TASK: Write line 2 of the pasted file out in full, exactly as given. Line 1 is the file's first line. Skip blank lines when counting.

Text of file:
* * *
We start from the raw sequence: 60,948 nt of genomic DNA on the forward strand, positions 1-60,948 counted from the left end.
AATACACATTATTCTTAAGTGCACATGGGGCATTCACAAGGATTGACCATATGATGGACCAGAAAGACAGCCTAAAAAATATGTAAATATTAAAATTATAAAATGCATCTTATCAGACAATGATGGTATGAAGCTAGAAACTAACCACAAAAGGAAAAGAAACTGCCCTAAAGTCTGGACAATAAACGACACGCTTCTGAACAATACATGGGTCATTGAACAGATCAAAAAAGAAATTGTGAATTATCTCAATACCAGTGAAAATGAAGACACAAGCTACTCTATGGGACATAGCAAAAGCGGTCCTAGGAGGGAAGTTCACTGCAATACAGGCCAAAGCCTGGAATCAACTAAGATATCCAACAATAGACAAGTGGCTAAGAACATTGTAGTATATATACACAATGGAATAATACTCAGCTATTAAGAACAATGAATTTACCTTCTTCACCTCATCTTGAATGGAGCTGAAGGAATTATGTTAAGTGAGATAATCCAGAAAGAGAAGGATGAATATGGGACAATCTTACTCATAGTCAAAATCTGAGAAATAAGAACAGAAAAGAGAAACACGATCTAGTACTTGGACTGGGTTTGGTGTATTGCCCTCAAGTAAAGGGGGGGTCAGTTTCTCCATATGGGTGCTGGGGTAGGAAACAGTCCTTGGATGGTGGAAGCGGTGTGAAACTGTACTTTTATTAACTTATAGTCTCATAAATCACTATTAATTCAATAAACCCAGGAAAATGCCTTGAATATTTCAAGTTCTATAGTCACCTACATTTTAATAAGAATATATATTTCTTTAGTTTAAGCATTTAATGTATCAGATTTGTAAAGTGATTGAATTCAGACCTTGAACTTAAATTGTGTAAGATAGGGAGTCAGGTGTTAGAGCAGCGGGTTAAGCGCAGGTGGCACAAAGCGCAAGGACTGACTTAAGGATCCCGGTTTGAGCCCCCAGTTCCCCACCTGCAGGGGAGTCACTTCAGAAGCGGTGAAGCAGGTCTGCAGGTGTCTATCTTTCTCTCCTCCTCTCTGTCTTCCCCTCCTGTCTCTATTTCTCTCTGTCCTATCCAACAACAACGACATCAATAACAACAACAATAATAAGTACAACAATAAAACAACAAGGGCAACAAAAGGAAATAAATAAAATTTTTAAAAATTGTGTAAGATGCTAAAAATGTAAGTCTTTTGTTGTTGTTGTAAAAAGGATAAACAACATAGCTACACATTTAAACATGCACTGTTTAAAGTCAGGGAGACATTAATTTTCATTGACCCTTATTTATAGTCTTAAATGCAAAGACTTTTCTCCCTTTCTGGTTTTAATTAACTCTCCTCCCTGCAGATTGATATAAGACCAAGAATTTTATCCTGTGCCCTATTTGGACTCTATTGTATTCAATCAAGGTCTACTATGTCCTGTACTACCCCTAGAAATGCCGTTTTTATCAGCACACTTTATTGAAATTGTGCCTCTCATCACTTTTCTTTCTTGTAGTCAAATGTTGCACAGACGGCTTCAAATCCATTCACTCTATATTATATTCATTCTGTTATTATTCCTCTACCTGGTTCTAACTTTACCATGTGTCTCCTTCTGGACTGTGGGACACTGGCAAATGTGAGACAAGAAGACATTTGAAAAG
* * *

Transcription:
AATACACATTATTCTTAAGTGCACATGGGGCATTCACAAGGATTGACCATATGATGGACCAGAAAGACAGCCTAAAAAATATGTAAATATTAAAATTATAAAATGCATCTTATCAGACAATGATGGTATGAAGCTAGAAACTAACCACAAAAGGAAAAGAAACTGCCCTAAAGTCTGGACAATAAACGACACGCTTCTGAACAATACATGGGTCATTGAACAGATCAAAAAAGAAATTGTGAATTATCTCAATACCAGTGAAAATGAAGACACAAGCTACTCTATGGGACATAGCAAAAGCGGTCCTAGGAGGGAAGTTCACTGCAATACAGGCCAAAGCCTGGAATCAACTAAGATATCCAACAATAGACAAGTGGCTAAGAACATTGTAGTATATATACACAATGGAATAATACTCAGCTATTAAGAACAATGAATTTACCTTCTTCACCTCATCTTGAATGGAGCTGAAGGAATTATGTTAAGTGAGATAATCCAGAAAGAGAAGGATGAATATGGGACAATCTTACTCATAGTCAAAATCTGAGAAATAAGAACAGAAAAGAGAAACACGATCTAGTACTTGGACTGGGTTTGGTGTATTGCCCTCAAGTAAAGGGGGGGTCAGTTTCTCCATATGGGTGCTGGGGTAGGAAACAGTCCTTGGATGGTGGAAGCGGTGTGAAACTGTACTTTTATTAACTTATAGTCTCATAAATCACTATTAATTCAATAAACCCAGGAAAATGCCTTGAATATTTCAAGTTCTATAGTCACCTACATTTTAATAAGAATATATATTTCTTTAGTTTAAGCATTTAATGTATCAGATTTGTAAAGTGATTGAATTCAGACCTTGAACTTAAATTGTGTAAGATAGGGAGTCAGGTGTTAGAGCAGCGGGTTAAGCGCAGGTGGCACAAAGCGCAAGGACTGACTTAAGGATCCCGGTTTGAGCCCCCAGTTCCCCACCTGCAGGGGAGTCACTTCAGAAGCGGTGAAGCAGGTCTGCAGGTGTCTATCTTTCTCTCCTCCTCTCTGTCTTCCCCTCCTGTCTCTATTTCTCTCTGTCCTATCCAACAACAACGACATCAATAACAACAACAATAATAAGTACAACAATAAAACAACAAGGGCAACAAAAGGAAATAAATAAAATTTTTAAAAATTGTGTAAGATGCTAAAAATGTAAGTCTTTTGTTGTTGTTGTAAAAAGGATAAACAACATAGCTACACATTTAAACATGCACTGTTTAAAGTCAGGGAGACATTAATTTTCATTGACCCTTATTTATAGTCTTAAATGCAAAGACTTTTCTCCCTTTCTGGTTTTAATTAACTCTCCTCCCTGCAGATTGATATAAGACCAAGAATTTTATCCTGTGCCCTATTTGGACTCTATTGTATTCAATCAAGGTCTACTATGTCCTGTACTACCCCTAGAAATGCCGTTTTTATCAGCACACTTTATTGAAATTGTGCCTCTCATCACTTTTCTTTCTTGTAGTCAAATGTTGCACAGACGGCTTCAAATCCATTCACTCTATATTATATTCATTCTGTTATTATTCCTCTACCTGGTTCTAACTTTACCATGTGTCTCCTTCTGGACTGTGGGACACTGGCAAATGTGAGACAAGAAGACATTTGAAAAG